KAMPALA – For centuries people have engaged in crop and animal husbandry with basically two types of farming; sustainable farming and profitable farming.
Whereas sustainable farming relies on self-support and involves one growing enough to feed them and their family which involves use of rudimentary tools like the hand hoe, profitable [commercial] farming on large scale and involves use of more complicated tools.
The Agricultural Tools ClipArt gallery defines farming tools are agricultural implements for persons involved in the agricultural value chain right from ploughing the farm all through to adding value addition to make the product ready for food or business.
It is estimated that 90% of farmers in Uganda rely exclusively on hand tools and human labour to work their lands and that the percentage is higher for rural small-scale farmers [1997 IFAD/FAO/Government of Japan study].
The study found out that although women complained of fatigue and backache because of needing to bend over almost double to use the short-handled hoe, they still viewed that type of hoe as appropriate.
Mr Joel Cherop , an extensive youthful farmer in Kapchorwa says in Uganda, research has shown that most of the farming is done using only hand tools and poor agricultural mechanisation is one of the biggest hindrances to transforming Uganda’s agriculture from subsistence to commercial.
He explained that there are many types of farming tools or equipment, from hand tools and power tools to tractors and the countless kinds of farm implements that they tow or operate.
“Diverse arrays of equipment are used in both organic and nonorganic farming but this is dependent on which type of agriculture one is engaged in. Those engaged in subsistence farming in Uganda would use hand tools and those engaged in extensive farming for business embrace mechanised agriculture, which gives them good output in terms of commercialization,” said Mr Cherop.
He explained that farmers practicing mechanized farming in Uganda are using agricultural machinery such as tractors, combined harvesters, and planting tools among others as they conduct their day-to-day agricultural activities.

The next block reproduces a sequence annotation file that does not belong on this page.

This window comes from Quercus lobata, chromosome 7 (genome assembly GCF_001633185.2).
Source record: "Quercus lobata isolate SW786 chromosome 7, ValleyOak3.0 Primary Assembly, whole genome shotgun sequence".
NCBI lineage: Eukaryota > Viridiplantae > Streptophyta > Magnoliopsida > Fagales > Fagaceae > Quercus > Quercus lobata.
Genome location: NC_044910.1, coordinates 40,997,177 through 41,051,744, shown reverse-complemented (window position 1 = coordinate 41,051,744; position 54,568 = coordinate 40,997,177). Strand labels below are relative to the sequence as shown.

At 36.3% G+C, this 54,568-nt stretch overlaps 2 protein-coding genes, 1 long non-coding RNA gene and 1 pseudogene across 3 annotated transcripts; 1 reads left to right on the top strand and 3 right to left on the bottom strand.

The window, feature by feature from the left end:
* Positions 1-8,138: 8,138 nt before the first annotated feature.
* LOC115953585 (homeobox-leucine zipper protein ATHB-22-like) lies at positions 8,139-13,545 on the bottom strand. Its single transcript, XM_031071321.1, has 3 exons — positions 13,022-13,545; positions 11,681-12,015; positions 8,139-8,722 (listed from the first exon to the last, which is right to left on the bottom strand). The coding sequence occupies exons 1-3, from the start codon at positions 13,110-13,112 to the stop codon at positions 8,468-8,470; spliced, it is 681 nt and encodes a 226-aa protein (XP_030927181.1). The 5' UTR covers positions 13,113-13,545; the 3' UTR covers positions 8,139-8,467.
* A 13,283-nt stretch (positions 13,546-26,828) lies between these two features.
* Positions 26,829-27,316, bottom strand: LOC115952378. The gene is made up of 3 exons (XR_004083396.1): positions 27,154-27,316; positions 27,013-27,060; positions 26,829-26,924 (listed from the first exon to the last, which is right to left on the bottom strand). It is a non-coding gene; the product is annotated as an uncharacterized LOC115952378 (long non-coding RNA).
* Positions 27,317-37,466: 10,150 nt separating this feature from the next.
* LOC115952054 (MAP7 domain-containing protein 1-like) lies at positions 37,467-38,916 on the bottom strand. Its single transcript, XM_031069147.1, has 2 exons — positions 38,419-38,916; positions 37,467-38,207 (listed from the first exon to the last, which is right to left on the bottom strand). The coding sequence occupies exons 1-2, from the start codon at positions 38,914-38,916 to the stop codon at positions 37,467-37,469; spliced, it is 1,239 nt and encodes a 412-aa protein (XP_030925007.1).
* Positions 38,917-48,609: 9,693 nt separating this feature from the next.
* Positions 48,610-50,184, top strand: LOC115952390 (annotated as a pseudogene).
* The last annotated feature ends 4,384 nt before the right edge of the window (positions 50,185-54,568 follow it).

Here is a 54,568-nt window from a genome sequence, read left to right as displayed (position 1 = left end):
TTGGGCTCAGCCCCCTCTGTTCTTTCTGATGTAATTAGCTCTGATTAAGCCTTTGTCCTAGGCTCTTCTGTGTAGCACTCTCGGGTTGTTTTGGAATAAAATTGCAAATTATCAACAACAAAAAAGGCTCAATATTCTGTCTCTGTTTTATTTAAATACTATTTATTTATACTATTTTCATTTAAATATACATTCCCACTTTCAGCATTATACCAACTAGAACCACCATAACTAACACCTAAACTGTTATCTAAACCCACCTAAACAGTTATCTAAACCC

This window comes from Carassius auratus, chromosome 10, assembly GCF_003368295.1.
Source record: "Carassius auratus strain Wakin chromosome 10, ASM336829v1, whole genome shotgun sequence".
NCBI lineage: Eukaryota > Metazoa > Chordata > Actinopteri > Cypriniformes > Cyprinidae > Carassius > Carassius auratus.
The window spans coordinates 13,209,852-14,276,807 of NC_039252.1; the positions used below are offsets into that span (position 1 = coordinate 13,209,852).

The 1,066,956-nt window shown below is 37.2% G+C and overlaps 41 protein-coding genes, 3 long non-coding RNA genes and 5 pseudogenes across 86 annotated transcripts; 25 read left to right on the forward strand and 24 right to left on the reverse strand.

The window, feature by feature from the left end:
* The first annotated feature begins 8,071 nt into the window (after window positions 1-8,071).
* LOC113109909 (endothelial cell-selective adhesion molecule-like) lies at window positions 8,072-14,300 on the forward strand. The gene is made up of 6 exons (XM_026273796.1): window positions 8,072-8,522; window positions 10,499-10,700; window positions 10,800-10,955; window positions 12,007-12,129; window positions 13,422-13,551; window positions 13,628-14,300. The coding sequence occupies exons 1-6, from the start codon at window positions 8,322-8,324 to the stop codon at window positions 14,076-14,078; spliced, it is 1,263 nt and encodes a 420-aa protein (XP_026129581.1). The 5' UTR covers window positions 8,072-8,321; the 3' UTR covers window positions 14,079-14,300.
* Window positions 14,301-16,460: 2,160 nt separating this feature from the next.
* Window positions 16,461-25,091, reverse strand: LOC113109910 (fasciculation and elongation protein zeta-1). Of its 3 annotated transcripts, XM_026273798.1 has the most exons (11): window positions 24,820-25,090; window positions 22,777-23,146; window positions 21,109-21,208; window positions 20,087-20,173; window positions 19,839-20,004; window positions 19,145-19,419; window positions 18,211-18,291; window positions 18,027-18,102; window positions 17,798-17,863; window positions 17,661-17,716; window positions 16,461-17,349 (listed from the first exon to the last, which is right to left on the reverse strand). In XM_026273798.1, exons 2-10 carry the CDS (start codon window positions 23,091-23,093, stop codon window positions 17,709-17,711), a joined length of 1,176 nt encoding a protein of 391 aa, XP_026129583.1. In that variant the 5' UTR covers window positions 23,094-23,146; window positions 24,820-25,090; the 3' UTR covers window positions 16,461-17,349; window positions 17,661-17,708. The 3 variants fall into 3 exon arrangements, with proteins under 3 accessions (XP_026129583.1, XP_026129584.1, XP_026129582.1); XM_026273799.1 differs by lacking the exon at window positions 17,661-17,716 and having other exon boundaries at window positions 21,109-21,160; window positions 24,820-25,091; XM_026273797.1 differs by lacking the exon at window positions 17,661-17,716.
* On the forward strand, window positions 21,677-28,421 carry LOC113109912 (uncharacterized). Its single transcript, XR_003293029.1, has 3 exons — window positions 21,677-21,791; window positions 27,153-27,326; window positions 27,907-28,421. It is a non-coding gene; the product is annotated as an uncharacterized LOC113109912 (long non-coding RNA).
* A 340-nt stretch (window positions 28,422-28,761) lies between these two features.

Mr Fred Namawa, the senior marketing manager F 7 B solutions, a company dealing in farming tools along Jinja Road, says poor farming tools will give you low yield.
“And use of poor tools is one of the biggest hindrances to transforming Uganda’s agriculture from subsistence to commercial,” said Mr Namawa added.
Eng Richard Cong, commissioner, water for agriculture says said almost all small-scale farmers in Uganda use traditional, rudimentary and obsolete technologies in agriculture, a major contributor to low farm output.
“In Uganda like many other parts of E. Africa, farmers are gradually adopting use of mechanisation, especially those venturing into commercialised agriculture,” said Eng Cong.
Reports from National Agricultural Research Organisations reveal that scientists at Agricultural Engineering and Appropriate Technology Research Institute, Namalere are making a number of agricultural tools, which they are encouraging farmers to adopt for better output.
Dr William Wogoire, the former director of National Coffee Research Institute says most of the tools in the farms are demand driven tools like if you are doing farming in the hills, your desire should be a hand hoe, a Machete, a spade, a slasher, a drag and a spade.
He explained that another farm tool is the water pump, commonly known as treadle, which is operated manually, and the ram pump mainly used by farmers living in mountainous areas.
He explained that there is also the compacting machine to enable ease when weeding as well as compacting fish ponds, the ripper for harvesting rice, rice planter and weeder for farmers in lowlands, and walking tractor.
Dr Wogoire says that harvesting tools are also key in farming and that these include different types of knives and sickles in use in different villages adding that even pointed sticks and old spear points fixed to handles are used for the harvesting of yams.
“There are also pruning tools. Farmers apparently make their own tool for pruning by passing a knife through a slit in a stick and tying it in place at a right angle and cutting and chopping tools which include mainly axes, machetes and pangas or matchetes,” added Dr Wogoire.
Farming tools suitable for low land areas
Mr Cherop says appropriate technology is innovation for persons involved in the agricultural value chain right from ploughing the farm all through to adding value addition to make the product ready for food.
He explained that appropriate agricultural technology applies to farmers throughout Uganda who are placed in low land areas and those engaged in commercial farming embrace mechanised agriculture, which gives them good output in terms of commercialisation.
He said farmers practicing mechanized farming in Uganda ought to use agricultural machinery such as tractors, combined harvesters, weeders and planting tools among others as they conduct their day-to-day agricultural activities.
Mr Cherop adds that farmers who are cattle keepers especially those in the cattle corridor could also employ ox-plough technology to till my land in preparation for growing crops maize, sweet potatoes, groundnuts and beans.
Mr Namawa says to ease work on farms, farmers need to buy some of the tools from F 7 B solutions, along Jinja Road, imported from out of the country like motorised machinery especially pumps that are run using diesel and mainly demanded by large-scale farmers.
A large scale Rice farmer in Dokho Rice Scheme Ms Hajjat Jamirah Nareba says farmers also use a groundnut stepper, which farmers can use for removing the pod and that others are oil threshers used for processing oil from groundnut, simsim and sunflower among others.